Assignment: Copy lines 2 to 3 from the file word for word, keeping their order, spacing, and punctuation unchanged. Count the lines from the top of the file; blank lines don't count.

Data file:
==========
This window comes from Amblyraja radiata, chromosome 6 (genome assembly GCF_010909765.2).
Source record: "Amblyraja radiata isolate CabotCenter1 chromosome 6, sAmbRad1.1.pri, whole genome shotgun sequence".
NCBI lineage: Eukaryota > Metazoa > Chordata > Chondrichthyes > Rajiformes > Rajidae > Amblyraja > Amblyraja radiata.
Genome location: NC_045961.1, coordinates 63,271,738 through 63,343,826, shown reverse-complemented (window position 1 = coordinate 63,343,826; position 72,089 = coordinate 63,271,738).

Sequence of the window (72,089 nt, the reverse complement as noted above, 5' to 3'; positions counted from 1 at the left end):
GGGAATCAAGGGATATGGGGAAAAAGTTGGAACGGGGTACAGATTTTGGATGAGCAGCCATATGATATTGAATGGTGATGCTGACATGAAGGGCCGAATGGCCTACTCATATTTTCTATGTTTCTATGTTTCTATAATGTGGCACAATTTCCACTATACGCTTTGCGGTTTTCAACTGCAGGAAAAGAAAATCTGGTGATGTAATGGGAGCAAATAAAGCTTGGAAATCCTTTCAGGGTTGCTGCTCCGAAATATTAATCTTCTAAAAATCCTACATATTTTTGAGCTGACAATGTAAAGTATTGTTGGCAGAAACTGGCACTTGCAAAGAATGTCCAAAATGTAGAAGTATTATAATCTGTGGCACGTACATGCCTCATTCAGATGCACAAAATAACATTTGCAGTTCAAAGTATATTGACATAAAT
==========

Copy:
Source record: "Amblyraja radiata isolate CabotCenter1 chromosome 6, sAmbRad1.1.pri, whole genome shotgun sequence".
NCBI lineage: Eukaryota > Metazoa > Chordata > Chondrichthyes > Rajiformes > Rajidae > Amblyraja > Amblyraja radiata.